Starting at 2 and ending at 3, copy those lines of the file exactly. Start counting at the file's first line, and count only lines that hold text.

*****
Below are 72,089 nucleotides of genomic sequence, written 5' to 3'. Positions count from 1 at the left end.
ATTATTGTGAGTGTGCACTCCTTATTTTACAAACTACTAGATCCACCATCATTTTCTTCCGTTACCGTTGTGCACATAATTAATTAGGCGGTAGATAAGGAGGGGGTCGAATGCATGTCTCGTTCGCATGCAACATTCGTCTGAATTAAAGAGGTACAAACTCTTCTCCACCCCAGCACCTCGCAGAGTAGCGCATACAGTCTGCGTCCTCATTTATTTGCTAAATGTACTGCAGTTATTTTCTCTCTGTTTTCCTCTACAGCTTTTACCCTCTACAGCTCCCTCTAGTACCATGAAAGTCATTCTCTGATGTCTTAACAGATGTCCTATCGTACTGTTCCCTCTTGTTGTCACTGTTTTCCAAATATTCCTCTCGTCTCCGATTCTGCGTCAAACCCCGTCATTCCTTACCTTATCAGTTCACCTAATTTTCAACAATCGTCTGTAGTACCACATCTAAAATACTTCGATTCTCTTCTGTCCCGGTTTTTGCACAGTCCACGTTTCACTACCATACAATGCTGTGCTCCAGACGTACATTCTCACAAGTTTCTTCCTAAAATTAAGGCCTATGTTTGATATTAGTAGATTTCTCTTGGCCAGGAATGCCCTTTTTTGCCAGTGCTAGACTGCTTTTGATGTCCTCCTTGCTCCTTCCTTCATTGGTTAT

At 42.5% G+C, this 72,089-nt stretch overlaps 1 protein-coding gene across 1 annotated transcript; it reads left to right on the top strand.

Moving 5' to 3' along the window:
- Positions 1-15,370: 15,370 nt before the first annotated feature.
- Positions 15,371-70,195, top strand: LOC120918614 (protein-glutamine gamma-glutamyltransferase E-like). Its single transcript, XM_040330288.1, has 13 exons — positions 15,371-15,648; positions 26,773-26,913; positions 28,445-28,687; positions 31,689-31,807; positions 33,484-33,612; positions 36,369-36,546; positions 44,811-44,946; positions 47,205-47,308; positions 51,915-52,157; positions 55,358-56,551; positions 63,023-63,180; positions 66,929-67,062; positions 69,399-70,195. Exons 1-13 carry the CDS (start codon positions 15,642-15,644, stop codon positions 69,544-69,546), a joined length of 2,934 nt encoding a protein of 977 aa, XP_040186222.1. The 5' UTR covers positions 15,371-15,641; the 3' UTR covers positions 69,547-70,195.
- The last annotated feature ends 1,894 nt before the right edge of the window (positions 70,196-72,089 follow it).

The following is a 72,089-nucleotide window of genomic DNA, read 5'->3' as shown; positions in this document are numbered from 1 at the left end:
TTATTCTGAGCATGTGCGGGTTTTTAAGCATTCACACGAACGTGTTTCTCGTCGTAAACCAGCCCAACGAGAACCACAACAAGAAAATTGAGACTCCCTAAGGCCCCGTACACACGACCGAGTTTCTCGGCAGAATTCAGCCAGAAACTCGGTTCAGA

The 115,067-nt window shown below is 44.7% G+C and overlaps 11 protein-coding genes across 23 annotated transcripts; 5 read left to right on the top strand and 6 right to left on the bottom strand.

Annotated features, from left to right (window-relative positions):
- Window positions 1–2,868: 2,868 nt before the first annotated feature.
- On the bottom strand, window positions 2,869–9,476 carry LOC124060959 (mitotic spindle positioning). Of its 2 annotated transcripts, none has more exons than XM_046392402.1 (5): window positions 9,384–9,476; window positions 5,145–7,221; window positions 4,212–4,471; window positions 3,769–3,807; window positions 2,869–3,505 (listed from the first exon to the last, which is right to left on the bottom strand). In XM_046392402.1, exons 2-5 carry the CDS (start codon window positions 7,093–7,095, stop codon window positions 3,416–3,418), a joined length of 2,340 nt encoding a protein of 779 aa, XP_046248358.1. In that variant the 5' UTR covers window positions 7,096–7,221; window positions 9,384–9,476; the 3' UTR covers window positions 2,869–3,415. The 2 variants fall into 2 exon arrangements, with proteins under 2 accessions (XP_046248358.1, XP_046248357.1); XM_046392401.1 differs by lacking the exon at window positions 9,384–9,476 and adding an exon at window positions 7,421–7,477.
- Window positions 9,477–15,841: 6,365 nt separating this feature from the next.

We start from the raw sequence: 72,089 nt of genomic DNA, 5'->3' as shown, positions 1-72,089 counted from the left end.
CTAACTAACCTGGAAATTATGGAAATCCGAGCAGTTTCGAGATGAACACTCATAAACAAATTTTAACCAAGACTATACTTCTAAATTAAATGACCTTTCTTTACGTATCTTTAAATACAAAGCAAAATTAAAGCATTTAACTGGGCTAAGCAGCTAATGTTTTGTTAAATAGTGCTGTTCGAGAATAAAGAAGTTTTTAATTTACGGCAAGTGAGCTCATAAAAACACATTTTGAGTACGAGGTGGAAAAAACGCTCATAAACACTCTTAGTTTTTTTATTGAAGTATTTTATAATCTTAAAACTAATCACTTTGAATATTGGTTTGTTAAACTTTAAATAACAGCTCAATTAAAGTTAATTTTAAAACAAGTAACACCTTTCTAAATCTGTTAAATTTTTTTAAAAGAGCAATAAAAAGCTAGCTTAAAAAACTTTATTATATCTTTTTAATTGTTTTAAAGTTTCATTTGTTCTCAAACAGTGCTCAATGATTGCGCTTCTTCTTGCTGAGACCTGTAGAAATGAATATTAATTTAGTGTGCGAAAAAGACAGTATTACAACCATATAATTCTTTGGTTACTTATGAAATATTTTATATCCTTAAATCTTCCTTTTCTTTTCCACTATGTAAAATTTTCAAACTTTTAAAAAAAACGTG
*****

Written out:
ATTATTGTGAGTGTGCACTCCTTATTTTACAAACTACTAGATCCACCATCATTTTCTTCCGTTACCGTTGTGCACATAATTAATTAGGCGGTAGATAAGGAGGGGGTCGAATGCATGTCTCGTTCGCATGCAACATTCGTCTGAATTAAAGAGGTACAAACTCTTCTCCACCCCAGCACCTCGCAGAGTAGCGCATACAGTCTGCGTCCTCATTTATTTGCTAAATGTACTGCAGTTATTTTCTCTCTGTTTTCCTCTACAGCTTTTACCCTCTACAGCTCCCTCTAGTACCATGAAAGTCATTCTCTGATGTCTTAACAGATGTCCTATCGTACTGTTCCCTCTTGTTGTCACTGTTTTCCAAATATTCCTCTCGTCTCCGATTCTGCGTCAAACCCCGTCATTCCTTACCTTATCAGTTCACCTAATTTTCAACAATCGTCTGTAGTACCACATCTAAAATACTTCGATTCTCTTCTGTCCCGGTTTTTGCACAGTCCACGTTTCACTACCATACAATGCTGTGCTCCAGACGTACATTCTCACAAGTTTCTTCCTAAAATTAAGGCCTATGTTTGATATTAGTAGATTTCTCTTGGCCAGGAATGCCCTTTTTTGCCAGTGCTAGACTGCTTTTGATGTCCTCCTTGCTCCTTCCTTCATTGGTTAT

At 42.5% G+C, this 72,089-nt stretch overlaps 1 protein-coding gene across 1 annotated transcript; it reads left to right on the top strand.